NEW YORK ( Associated Press) – R&B star R. Kelly faces the possibility of a quarter-century or more in jail when he is sentenced in a federal sex trafficking case in New York on Wednesday.
A jury found Kelly, 55, guilty of racketeering and other charges last year during a trial that was seen as a hallmark of the #MeToo movement.
Anger over Kelly’s sexual misconduct with young women and children was fueled in part by the widely watched documentary series “Surviving R. Kelly,” which gave voice to accusers who wondered if their stories had previously been ignored because they were Black women.
READ MORE: R. Kelly’s Chicago trial on federal sex charges sets Aug. 1
U.S. District Judge Ann Donnelly is going to hand down the sentence at a federal court in Brooklyn after hearing statements from victims and possibly Kelly herself.
“He is strong, and we are going to get through this,” said attorney Jennifer Bonjean on her way to court. Whatever his sentence, Kelly hopes his conviction on appeal will be overturned, she said.
Prosecutors are seeking a minimum term of 25 years, while the defense says a sentence of 10 years or less is all he deserves.
Kelly’s attorneys argued in court documents he should get a breather in part because he “experienced a traumatic childhood that involved serious, prolonged sexual abuse, poverty and childhood violence.”
They added: “His victimization continued into adulthood where the defendant, due to his literacy deficiencies, was repeatedly deceived and financially abused, often by the people he paid to protect him.”
The Grammy-winning, multiplatinum-selling hit maker is known for work, including the 1996 hit “I Believe I Can Fly” and the cult classic “Trapped in the Closet,” a multiple story of sexual betrayal and intrigue.
Allegations that Kelly abused young girls began circulating in public in the 1990s. He was sued in 1997 by a woman who claimed to have been sexually harassed and sexually harassed while she was a minor, and he later stood trial on criminal child pornography charges related to another girl in Chicago. A jury there acquitted him in 2008, and he settled the lawsuit.
All the while, Kelly continued to sell millions of albums.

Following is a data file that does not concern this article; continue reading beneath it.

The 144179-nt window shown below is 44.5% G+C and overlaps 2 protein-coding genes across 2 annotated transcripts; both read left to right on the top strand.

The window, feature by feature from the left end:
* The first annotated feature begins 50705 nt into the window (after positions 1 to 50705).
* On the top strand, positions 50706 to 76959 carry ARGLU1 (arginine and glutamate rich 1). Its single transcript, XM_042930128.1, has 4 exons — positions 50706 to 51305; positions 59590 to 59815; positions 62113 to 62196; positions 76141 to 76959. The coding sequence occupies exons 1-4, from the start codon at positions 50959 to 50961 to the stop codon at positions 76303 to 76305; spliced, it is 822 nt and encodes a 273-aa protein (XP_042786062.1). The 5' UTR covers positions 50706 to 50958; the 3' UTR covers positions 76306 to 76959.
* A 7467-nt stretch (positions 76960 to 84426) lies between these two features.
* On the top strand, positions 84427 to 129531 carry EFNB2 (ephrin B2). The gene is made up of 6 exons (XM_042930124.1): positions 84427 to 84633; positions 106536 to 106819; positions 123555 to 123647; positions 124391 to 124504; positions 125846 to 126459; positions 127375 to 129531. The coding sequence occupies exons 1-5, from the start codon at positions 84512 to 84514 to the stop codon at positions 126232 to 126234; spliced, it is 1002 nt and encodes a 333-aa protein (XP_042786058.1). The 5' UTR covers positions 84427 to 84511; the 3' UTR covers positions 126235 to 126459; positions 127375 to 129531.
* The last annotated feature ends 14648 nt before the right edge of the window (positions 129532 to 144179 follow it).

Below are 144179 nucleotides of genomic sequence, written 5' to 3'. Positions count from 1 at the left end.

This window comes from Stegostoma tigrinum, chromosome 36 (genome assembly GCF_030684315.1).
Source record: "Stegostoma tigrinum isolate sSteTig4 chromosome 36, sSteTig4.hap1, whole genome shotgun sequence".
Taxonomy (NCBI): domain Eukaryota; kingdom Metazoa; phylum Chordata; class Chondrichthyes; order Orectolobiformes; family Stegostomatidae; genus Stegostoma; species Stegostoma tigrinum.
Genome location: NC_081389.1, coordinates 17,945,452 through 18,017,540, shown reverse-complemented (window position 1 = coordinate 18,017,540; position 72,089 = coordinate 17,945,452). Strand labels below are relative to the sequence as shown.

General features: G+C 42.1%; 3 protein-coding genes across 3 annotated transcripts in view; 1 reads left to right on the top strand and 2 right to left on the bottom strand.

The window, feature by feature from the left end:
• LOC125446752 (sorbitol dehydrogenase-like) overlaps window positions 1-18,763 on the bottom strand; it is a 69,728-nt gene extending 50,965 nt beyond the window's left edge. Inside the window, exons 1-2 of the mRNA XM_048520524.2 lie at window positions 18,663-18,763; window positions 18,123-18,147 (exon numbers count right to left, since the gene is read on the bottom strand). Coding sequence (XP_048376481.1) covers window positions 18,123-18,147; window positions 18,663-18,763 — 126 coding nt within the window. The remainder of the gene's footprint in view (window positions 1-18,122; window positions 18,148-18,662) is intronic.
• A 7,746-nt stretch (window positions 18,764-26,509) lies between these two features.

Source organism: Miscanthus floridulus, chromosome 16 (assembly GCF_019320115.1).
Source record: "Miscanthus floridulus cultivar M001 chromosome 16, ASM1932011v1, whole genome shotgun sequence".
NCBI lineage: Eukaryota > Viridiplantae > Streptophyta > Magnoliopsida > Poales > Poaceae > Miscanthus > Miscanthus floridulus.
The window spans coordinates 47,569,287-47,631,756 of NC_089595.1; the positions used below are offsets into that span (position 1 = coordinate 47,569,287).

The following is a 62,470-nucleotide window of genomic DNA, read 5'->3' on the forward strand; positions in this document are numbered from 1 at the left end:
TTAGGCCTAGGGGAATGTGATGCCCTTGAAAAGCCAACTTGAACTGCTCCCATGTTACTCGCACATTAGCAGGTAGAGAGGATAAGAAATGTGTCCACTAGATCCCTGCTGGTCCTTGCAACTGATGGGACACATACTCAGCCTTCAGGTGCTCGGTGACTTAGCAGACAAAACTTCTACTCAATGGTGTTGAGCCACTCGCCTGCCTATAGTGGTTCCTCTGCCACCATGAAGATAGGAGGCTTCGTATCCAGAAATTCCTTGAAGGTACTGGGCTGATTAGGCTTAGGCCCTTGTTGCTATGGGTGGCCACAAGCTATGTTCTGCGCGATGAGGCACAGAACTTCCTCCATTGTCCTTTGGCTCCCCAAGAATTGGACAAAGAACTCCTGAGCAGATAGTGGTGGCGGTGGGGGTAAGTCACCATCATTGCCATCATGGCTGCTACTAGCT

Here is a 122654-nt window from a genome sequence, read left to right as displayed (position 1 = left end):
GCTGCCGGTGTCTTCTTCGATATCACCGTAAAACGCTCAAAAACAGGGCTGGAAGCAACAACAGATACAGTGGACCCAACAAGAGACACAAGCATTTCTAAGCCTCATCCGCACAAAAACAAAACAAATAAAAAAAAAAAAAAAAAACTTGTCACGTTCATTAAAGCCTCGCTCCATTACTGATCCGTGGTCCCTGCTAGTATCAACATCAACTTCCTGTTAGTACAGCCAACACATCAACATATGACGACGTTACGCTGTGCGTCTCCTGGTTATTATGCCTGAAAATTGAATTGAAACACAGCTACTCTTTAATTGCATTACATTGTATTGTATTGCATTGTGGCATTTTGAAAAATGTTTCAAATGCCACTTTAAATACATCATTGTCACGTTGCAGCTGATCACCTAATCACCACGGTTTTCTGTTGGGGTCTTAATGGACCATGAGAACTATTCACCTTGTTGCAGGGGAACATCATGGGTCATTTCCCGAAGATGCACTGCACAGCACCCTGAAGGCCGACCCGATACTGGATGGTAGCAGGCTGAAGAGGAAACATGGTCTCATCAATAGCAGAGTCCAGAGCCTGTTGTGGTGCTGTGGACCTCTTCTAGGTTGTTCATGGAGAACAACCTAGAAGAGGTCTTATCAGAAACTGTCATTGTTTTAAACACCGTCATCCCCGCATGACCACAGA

The Brooklyn federal court jury found him guilty after hearing about how he used his entourage of drivers and assistants to meet girls and keep them obedient, an operation prosecutors said it amounted to a criminal undertaking.
Several accusers testified that Kelly subjected them to perverted and sadistic whims when they were minors.
Kelly, born Robert Sylvester Kelly, used his “fame, money and popularity” to systematically “prey on children and young women for his own sexual gratification,” prosecutors wrote in their own filing earlier this month.
Prosecutors alleged they were ordered to sign non-disclosure forms and were subject to threats and penalties such as violent beatings if they violated what one referred to as “Rob’s rules.”
READ MORE: R&B superstar R. Kelly convicted in sex trafficking trial
Some said they believe the videotapes he shot of those having sex will be used against them if they uncover what happened.
According to testimony, Kelly gave several accusers herpes without revealing that he had an SOS, forced a teenage boy to join him for sex with a naked girl who appeared under a boxing ring in his garage, and a shameful video shot of one victim showing her. smearing feces on her face as punishment for violating his rules.
Evidence has also been provided about a fraudulent marriage scheme hatched to protect Kelly after he feared he fertilized the R&B phenomenon Aaliyah in 1994 when she was just 15 years old. Witnesses said they were married in matching jogging suits with a license that falsely mentioned her age as 18; he was then 27.
Aaliyah collaborated with Kelly, who wrote and produced her 1994 debut album, “Age Ain’t Nothing But A Number”. She died in 2001 at the age of 22 in a plane crash.
An earlier defense memorandum outlined prosecutors’ arguments for a higher sentence being overturned by falsely claiming Kelly had participated in the payment of bribes to a government official to facilitate the illegal marriage.
Kelly’s lawyers also said it was wrong to claim he should be given more time because he sexually abused one of his victims – referred to in court as “Jane” – after her parents innocently entrusted him with her music career. to help.
“The record shows that Jane’s parents told Jane to lie to the defendant about her age and then encouraged her to seduce him,” the newspapers said.
Kelly has been jailed since 2019 without bail. He is still facing charges of child pornography and obstruction of justice in Chicago, where a trial is scheduled to begin on August 15.
Associated Press journalist Ted Shaffrey contributed.